[caption id="attachment_226915" align="aligncenter" width="1200"] Caption: Tomeka Crawford has worked in the restaurant industry for most of her life, including selling out dishes at the Capital City Farmers Market. With a county grant, she was able to open her restaurant earlier this year. | PHOTO BY KATIE TABELING[/caption]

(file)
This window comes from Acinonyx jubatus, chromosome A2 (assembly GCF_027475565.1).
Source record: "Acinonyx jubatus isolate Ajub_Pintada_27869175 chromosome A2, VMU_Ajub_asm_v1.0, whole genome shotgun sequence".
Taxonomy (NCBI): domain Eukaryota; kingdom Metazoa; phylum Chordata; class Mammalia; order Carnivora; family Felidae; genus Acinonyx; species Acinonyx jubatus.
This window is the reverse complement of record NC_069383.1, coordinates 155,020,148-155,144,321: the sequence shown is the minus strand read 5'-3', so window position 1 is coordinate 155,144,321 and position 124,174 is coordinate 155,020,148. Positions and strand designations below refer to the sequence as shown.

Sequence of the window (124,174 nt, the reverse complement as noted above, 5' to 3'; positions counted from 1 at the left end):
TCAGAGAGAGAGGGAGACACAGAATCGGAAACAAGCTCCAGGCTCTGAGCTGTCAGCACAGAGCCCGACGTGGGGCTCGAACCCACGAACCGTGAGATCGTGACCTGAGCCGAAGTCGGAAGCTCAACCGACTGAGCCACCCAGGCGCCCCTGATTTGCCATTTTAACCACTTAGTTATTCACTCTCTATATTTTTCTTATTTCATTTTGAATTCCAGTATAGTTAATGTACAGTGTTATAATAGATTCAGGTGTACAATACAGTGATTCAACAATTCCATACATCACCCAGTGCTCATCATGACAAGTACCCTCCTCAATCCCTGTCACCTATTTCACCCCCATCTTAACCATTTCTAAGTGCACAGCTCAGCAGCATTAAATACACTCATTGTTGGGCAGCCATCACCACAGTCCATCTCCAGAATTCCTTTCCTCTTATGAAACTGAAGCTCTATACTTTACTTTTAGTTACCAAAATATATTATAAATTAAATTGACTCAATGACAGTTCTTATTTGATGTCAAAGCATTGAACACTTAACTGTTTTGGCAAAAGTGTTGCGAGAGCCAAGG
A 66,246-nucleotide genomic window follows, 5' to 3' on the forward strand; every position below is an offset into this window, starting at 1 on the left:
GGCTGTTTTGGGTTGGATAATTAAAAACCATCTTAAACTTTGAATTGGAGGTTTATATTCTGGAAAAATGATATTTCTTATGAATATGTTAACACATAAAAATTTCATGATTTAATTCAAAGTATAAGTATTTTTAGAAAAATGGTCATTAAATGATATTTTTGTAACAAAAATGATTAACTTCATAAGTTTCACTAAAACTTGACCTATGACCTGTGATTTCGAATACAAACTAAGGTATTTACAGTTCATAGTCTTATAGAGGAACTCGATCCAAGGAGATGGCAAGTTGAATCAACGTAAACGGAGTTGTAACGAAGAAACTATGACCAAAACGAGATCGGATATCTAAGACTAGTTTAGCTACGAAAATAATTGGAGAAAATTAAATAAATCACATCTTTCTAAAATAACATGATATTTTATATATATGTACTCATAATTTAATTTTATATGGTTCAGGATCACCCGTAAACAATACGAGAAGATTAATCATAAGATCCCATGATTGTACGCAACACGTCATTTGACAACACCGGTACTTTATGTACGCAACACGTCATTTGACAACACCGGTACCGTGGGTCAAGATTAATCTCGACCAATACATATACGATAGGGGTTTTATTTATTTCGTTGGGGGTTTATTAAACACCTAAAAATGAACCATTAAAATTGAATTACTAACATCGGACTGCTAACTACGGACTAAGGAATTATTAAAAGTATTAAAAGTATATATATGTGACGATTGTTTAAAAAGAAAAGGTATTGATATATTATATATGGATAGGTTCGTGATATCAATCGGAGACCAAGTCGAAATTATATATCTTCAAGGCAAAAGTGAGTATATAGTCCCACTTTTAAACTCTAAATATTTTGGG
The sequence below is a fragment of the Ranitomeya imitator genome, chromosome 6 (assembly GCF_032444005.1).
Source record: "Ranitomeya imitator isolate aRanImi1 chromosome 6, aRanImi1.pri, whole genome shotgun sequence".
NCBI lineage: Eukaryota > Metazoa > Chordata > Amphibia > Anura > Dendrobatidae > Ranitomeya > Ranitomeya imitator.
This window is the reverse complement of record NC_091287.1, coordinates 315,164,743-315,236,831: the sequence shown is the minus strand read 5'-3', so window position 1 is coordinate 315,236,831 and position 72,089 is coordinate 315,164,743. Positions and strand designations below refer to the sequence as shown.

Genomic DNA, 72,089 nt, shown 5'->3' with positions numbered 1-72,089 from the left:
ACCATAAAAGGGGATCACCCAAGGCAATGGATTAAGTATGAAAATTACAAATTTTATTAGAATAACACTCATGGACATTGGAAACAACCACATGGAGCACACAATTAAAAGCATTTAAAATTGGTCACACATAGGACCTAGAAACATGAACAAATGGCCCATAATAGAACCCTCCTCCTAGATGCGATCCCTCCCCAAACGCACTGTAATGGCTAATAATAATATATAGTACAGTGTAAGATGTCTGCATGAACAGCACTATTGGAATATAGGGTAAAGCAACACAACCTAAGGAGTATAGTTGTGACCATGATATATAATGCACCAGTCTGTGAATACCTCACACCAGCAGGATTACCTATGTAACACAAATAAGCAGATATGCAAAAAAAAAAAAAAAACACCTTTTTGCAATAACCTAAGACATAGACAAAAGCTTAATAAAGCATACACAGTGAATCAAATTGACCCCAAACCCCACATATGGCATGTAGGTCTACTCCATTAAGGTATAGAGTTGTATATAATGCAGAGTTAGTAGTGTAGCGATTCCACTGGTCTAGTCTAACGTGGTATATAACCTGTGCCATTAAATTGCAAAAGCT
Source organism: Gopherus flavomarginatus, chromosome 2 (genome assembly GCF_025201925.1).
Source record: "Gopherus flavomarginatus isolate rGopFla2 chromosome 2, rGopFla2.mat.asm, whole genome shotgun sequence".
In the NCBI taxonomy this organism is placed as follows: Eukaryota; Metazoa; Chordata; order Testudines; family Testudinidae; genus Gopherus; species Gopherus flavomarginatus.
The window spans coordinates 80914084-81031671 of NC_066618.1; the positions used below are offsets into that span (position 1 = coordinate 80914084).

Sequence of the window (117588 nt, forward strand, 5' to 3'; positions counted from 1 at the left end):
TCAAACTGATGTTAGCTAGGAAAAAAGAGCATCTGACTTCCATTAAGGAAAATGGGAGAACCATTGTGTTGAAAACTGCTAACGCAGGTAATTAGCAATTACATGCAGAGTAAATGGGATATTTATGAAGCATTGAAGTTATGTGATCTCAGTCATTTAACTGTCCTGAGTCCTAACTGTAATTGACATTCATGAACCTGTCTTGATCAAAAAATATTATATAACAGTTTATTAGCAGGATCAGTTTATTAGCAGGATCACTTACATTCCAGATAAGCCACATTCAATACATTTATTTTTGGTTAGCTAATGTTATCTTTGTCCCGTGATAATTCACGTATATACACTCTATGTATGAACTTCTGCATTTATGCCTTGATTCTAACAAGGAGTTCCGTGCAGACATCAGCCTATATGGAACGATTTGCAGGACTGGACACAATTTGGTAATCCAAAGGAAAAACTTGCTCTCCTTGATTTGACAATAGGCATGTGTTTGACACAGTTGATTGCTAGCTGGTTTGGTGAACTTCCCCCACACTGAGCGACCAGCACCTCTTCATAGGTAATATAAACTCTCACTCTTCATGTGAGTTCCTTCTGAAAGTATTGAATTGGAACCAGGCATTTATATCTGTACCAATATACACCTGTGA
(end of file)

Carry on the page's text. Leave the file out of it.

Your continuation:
DOVER — Tomeka Crawford has walked a long road to opening her restaurant, starting with selling her homestyle cooking to crowds at the local farmer’s market. With the help of a Kent County Small Business and Hospitality Grant, however, she was able to realize a childhood dream: opening her own restaurant.“I can say I have been in the valley, and I wasn’t sure I’d make it through. But I’m standing in my restaurant today,” Crawford told the Delaware Business Times. “When you have a dream and believe in it, you keep fighting for it.”Crawford was one of 171 business owners in Kent County to receive a combined $3.4 million in Kent County Small Business and Hospitality Grants, a program created by county officials to aid small businesses as the country started to recover from the worst of an economic shutdown.The Kent County Levy Court voted to establish the grant with $5 million from the federal American Rescue Plan Act funds. Businesses must have 100 employees or less to qualify, and the Central Delaware Chamber of Commerce (CDCC) and Kent County Tourism reviewed qualified applications.CDCC officials said 148 businesses received $2.4 million, while Kent County Tourism said 23 hotels received $995,858 in all. There were 451 small businesses that applied for the small business program, meaning 37% of businesses who applied received a grant.‘Keep me going’Eligible businesses had to have fewer than 100 employees and demonstrate a financial loss. CDCC consultant Judy Diogo said that many did not record a financial loss to qualify, while others may have been missing information or may not have been doing business in Kent County. Missing information was the biggest challengeThe application deadline was March 21, but going through the sheer number of applications did slow the roll out, as well as filing documentation with the Kent County officials and following federal guidance for the ARPA funds. The final grants were issued in June.“It was almost as if someone handed us a big pile of money, and we had to figure out how to do this, and then someone came back and gave us some rules,” CDCC President Dina Vendetti said. “But the best part of this process is hearing from the business owners. People told us we helped save their business. It was really amazing to know we were able to make such an impact.”For many business owners interviewed by DBT, the program served as a lifeline during the “recovery” of COVID-19. Crawford estimated she received $3,000, which was a lease payment on her new restaurant.“That grant kept me going for one more month. I was still waiting for approvals from the Health Department, and I had to pay the lease and utilities,” Crawford said. “I was considering whether I needed to take out a loan before that grant came through. Then my approvals came in, and I never needed the loan.”Crawford started cooking with her mother, and worked in several restaurants, including Roy Rogers, picking up the tools she needed to eventually realize her own dream. Five years ago, she started attending free business development programs offered by the CDCC to edge closer to a reality.Today, Tomeka’s Homestyle Eatery is open three days a week, and Crawford is cooking the food she loves: seafood, jumbo lump crab cake, mac and cheese and more. The crab cakes often sell out, and she’s seen between 200 and 250 platters served on her open days.“I do want to open for more days, and have an event space. But it’s baby steps from here. I’m not sure what the future holds. But given what happened even before the pandemic, I really had to alternate from the plan,” she said.‘Real lasting effects’For Kristin Garramone, the co-owner of Roma Italian Ristorantein Dover, the grant program served as a significant stopgap for bills. The restaurant received roughly $83,000, she estimated, and it was used to cover labor costs for 17 employees, insurance, phone bills and other outstanding bills.“The first year of COVID was absolutely devastating – financially and emotionally. It was challenging managing our overhead, payments and the constant fear of someone getting sick,” she said. “At the worst point of it was mid-2020 our revenue was down 32%. We cut the menu back, put some of our staff on unemployment and started taking any takeout work possible.”Roma has been in business for 50 years, started by Kristen’s father-in-law and native Italian Giuseppe Garramone as a sub and pizza shop. His son worked alongside him for decades before taking over the business in 1999. Over the years, Roma added more dining rooms and, in 2015, the cocktail longue Sol Tempo was added.Kristin Garramone said the couple spent thousands of dollars during the early months of the pandemic. “We would be up at night, not knowing if that money was gone or not,” Kristin Garramone said. I didn’t think [the grant program] was real when I first heard about it, to be honest. But we got through it, and the program helped. Now we’re looking to manage our price points and hire people for skills.”“This was a large hiccup, and we’re going to keep fighting,” she added.Meanwhile, Robert Ware, who owns two companies – Home Instead Senior Care and Merry Maids – faced unique struggles in the last two years. Families moved their elderly relatives to their homes due to the fear of living in congregate settings, so his senior care business suffered. Merry Maids enjoyed some business looking for disinfectant services, but people were still leery.“Or revenue really dropped off, and we never really regained it. I think we were down 40% year-over-year in 2020,” Ware said. “People think we’re out of this so-called pandemic, but it had some real lasting effects. It’s marketing dollars, it’s having an equal cash flow, it’s considering what equipment we need.”Ware said he received $50,000 for each business, which helped replenish the savings and made it possible to buy more equipment. But still, the effects still linger.“Believe me, when you lose 40% of your revenue, you have to make it up somehow. We used savings and we had to cut back on administrative staff. And from a big picture standpoint, we still need people in the workforce. Before you could choose between five applicants, but now you’re hoping someone comes for the interview,” he said.